The EPA applies the formula “risk=toxicity x exposure” to evaluate the safety of pesticides, and claims health risks can be minimized, according to its website. By law, pesticides must be registered with the EPA, and are re-evaluated for safety every 15 years. But in a phone interview last week,  Feldman, of Beyond Pesticides, said that the EPA may be underestimating both factors in the equation, toxicity and exposure.

One problem is that the EPA doesn’t consider the cumulative and synergistic effects of toxins in the environment and the inert ingredients in pesticides that may constitute up to 99 percent of the formulation. Low-level exposure to pesticides over a lifetime is linked with various cancers as well as thyroid disorders, Parkinson’s Disease, infertility and reproductive harms, according to the Pesticide Action Network.

Also, exposure pathways such as toxins being tracked into homes on shoes or drifting into open windows on the wind are not analyzed when exposure is estimated, Feldman said. 

“There are these deficiencies with the EPA studies,” Feldman summarized. “There are data gaps, the problems of human physiology and paths of exposure. It’s extremely complex.”

Bolstering Feldman’s claims that herbicides are dangerous, recently the World Health Organization’s International Agency for Research on Cancer has categorized 2,4-D as a “possible carcinogen” and glyphosate, an ingredient in the product Roundup and one of the most widely used agricultural herbicides, as a “probable carcinogen.”

But last December the EPA’s draft assessment of the health impacts of glyphosate contradicted the WHO in concluding that it is “not likely to be carcinogenic to humans” and that there are “no other meaningful risks to human health when the product is used according to the pesticide label.”

In the face of conflicting evidence, Feldman advocated the precautionary principle, which states that in the absence of scientific consensus, the burden of proof that an action is not harmful should fall on those taking the action. In the end, Feldman asked villagers to consider whether the risks are worth the benefits.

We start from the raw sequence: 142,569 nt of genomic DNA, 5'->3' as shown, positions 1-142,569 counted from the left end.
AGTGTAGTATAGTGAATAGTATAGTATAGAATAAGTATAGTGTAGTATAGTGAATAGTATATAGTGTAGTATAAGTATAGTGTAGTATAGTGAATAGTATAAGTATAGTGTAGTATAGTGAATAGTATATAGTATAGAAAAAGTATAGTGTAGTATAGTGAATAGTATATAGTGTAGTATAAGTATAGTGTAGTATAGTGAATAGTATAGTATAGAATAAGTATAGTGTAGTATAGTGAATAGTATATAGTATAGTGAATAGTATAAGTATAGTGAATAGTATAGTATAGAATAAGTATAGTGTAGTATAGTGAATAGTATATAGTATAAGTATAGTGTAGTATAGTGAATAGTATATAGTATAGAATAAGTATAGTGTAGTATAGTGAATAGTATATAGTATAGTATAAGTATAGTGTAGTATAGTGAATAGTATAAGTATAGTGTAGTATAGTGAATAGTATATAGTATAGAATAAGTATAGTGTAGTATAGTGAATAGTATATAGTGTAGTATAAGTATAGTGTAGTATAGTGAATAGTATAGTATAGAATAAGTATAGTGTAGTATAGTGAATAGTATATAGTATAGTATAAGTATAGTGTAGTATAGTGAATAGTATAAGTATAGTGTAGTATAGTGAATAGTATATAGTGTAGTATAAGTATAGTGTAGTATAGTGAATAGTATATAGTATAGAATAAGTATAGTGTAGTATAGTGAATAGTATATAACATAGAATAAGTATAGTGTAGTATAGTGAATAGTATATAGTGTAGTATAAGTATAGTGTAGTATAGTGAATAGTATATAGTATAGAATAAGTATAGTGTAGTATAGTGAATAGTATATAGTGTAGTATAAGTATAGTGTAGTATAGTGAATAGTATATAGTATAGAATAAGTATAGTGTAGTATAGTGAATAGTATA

“If we can achieve our land management goals without the use of these chemicals, why wouldn’t we do it?”

Village focuses on soil health

What is the “systemic approach” the Village is using? According to Feldman, it includes soil testing, aeration, the timing of watering, “mowing high” and other strategies that are principally focused on creating healthy soil. 

“An organic system is focused principally on soil and an active soil biology that creates healthy plants more resistant to weeds,” Feldman explained.

In 2016, Osborn and Feldman trained maintenance staff from the Village and Antioch College as part of a $3,500 grant the Village received from Beyond Pesticides, which also paid for soil testing and experimentation on a local test plot — the softball field at Gaunt Park. The results of the test and soil-specific suggestions for local properties will be presented at the March workshop. If the test is successful and the cost per acre isn’t prohibitive, the Village may replicate the model on some of the approximately 50 acres of lawn the Village maintains, Bussey said.

Bussey, who was the employee directed by his superior to spray the herbicide at the pool in 2013, went on to say that while synthetic sprays have an immediate effect, in the long run the benefits of not using chemicals will pay off.

“As far as spraying chemicals goes, there are many applications that could make our jobs easier, but the costs are not worth it in terms of the impact on the environment and the impact on health and safety,” Bussey said. “I think it’s a good thing —it’s a shortcut we can go without.”

This article has been shortened for print. To read it in its entirety, which covers the costs and benefits to the Village and pesticide policy of the school district and Antioch College, visit the “From the Print” at